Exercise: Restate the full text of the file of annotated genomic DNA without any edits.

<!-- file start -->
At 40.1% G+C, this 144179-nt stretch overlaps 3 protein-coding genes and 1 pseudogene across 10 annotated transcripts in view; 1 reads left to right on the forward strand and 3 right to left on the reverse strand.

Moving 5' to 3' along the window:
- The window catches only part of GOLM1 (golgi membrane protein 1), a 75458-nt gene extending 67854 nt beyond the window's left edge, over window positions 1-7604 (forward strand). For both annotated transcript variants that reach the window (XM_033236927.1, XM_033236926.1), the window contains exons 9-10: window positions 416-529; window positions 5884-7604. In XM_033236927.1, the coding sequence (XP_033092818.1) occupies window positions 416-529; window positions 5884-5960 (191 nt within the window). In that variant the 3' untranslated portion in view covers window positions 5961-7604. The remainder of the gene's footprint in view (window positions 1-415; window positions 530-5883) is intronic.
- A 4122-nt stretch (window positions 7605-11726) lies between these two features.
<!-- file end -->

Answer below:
At 40.1% G+C, this 144179-nt stretch overlaps 3 protein-coding genes and 1 pseudogene across 10 annotated transcripts in view; 1 reads left to right on the forward strand and 3 right to left on the reverse strand.

Moving 5' to 3' along the window:
- The window catches only part of GOLM1 (golgi membrane protein 1), a 75458-nt gene extending 67854 nt beyond the window's left edge, over window positions 1-7604 (forward strand). For both annotated transcript variants that reach the window (XM_033236927.1, XM_033236926.1), the window contains exons 9-10: window positions 416-529; window positions 5884-7604. In XM_033236927.1, the coding sequence (XP_033092818.1) occupies window positions 416-529; window positions 5884-5960 (191 nt within the window). In that variant the 3' untranslated portion in view covers window positions 5961-7604. The remainder of the gene's footprint in view (window positions 1-415; window positions 530-5883) is intronic.
- A 4122-nt stretch (window positions 7605-11726) lies between these two features.